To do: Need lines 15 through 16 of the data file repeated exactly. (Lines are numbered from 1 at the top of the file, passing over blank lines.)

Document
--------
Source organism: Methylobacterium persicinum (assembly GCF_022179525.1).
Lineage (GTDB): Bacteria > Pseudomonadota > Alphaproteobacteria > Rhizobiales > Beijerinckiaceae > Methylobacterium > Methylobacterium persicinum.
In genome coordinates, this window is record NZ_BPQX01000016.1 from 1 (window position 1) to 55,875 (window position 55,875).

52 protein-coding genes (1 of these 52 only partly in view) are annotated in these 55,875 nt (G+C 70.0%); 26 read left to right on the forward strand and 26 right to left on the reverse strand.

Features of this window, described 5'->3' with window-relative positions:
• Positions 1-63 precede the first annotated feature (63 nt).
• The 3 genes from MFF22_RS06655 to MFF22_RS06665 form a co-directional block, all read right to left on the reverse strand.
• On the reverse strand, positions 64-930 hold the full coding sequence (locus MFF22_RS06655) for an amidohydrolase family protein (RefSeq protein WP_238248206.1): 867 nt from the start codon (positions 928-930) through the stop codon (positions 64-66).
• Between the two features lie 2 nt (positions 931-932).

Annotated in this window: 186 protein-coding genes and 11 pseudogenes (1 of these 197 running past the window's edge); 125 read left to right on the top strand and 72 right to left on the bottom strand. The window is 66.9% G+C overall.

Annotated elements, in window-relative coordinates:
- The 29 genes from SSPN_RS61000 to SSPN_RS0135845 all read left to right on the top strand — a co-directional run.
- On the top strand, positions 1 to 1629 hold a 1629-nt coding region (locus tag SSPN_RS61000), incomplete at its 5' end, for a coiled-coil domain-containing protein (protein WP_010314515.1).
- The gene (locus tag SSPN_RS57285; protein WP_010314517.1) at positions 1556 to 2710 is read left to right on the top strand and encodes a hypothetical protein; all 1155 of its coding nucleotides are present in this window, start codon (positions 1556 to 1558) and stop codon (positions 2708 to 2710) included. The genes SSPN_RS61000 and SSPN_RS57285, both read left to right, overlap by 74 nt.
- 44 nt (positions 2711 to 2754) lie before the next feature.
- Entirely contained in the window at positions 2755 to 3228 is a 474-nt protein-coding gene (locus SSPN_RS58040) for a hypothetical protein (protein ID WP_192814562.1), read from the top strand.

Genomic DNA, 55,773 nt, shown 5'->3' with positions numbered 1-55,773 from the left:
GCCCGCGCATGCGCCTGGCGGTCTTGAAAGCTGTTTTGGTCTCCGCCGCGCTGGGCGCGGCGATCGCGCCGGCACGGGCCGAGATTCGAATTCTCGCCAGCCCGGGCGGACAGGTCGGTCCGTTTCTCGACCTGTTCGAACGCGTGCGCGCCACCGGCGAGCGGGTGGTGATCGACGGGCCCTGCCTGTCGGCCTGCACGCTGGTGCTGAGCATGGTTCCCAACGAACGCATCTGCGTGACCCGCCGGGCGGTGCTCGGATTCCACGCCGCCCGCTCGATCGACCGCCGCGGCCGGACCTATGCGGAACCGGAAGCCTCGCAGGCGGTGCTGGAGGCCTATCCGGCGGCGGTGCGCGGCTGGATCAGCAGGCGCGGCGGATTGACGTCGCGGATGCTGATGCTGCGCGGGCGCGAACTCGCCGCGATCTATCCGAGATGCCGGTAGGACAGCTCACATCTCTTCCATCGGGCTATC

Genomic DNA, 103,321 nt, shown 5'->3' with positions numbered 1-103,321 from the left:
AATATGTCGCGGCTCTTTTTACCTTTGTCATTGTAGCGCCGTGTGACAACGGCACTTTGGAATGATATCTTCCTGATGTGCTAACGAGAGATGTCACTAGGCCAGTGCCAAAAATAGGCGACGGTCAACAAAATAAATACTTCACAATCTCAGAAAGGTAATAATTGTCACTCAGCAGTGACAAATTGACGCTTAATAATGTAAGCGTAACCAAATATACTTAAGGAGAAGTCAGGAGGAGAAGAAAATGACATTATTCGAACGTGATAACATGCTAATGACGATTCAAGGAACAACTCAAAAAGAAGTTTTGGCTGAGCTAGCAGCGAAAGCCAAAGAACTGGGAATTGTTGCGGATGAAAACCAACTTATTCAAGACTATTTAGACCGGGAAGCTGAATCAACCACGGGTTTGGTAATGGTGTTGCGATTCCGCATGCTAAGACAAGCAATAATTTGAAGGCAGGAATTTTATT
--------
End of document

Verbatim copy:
- 44 nt (positions 2711 to 2754) lie before the next feature.
- Entirely contained in the window at positions 2755 to 3228 is a 474-nt protein-coding gene (locus SSPN_RS58040) for a hypothetical protein (protein ID WP_192814562.1), read from the top strand.